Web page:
Coqui frog reporting results in
68% of reports did not hear a coqui frog
Citizen watchdogs were out Wednesday night listening for coqui frogs and reporting what they heard to the Oahu Invasive Species Committee by using the City and County’s new Honolulu 311 smartphone app and by email.
A total of 133 residents participated in the event from across the island, with the majority, 69 percent, reporting by using the Honolulu 311 app.
Out of all the reports that came in, 68 percent were from citizens reporting that they did not hear any "ko-KEE" calls of the coqui frog in their area.
A number of residents said they saw frogs that the Oahu Invasive Species Committee identified as greenhouse frogs from photos sent in with the reports. The greenhouse frog is another accidentally introduced frog that is now widespread on Oahu and looks and sounds different from a coqui frog; it is relatively smaller, less than one-inch-long, and has a softer chirping or cricket-like sound.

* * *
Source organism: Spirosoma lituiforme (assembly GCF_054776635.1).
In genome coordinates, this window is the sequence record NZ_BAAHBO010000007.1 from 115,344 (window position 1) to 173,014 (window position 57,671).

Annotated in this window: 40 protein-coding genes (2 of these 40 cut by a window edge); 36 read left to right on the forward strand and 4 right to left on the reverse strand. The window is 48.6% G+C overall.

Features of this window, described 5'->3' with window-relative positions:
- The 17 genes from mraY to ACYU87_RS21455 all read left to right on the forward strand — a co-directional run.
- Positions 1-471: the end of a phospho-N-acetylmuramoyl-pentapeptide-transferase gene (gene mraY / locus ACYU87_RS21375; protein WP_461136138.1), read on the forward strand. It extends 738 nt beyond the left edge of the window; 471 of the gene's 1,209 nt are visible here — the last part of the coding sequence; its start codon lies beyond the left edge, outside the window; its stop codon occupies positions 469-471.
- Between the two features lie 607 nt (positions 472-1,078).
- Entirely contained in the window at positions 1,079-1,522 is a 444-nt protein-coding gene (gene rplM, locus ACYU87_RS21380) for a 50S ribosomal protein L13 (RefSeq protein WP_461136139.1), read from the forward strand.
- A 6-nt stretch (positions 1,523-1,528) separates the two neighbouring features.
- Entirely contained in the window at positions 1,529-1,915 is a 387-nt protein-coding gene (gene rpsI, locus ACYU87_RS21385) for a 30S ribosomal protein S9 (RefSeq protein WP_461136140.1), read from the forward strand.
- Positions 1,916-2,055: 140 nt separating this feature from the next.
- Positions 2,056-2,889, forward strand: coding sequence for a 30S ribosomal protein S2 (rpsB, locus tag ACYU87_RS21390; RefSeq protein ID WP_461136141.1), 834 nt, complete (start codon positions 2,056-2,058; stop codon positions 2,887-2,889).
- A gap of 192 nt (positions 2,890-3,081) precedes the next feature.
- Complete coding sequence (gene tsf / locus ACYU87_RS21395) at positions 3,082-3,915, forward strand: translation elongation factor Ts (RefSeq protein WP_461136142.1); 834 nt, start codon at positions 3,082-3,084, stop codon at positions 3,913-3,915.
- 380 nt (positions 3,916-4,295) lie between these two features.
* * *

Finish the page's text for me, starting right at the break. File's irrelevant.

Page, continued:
Twelve reports that came in require further investigation and the Oahu Invasive Species Committee is following up on them to determine if there are coqui frogs at those locations.
The Oahu Invasive Species Committee said it is extremely pleased with the response from the public and the performance of the Honolulu 311 app as a new way to quickly and easily report coqui frogs from any location on Oahu.
We have already been successful in preventing coqui frogs from establishing on Oahu, nearly 20 years after they first gained a foothold on the Big Island and became interisland hitchhikers, but keeping Oahu coqui-free will require an ongoing effort.
The Oahu Invasive Species Committee asks all Oahu residents to remain vigilant and immediately report if they hear coqui frogs.
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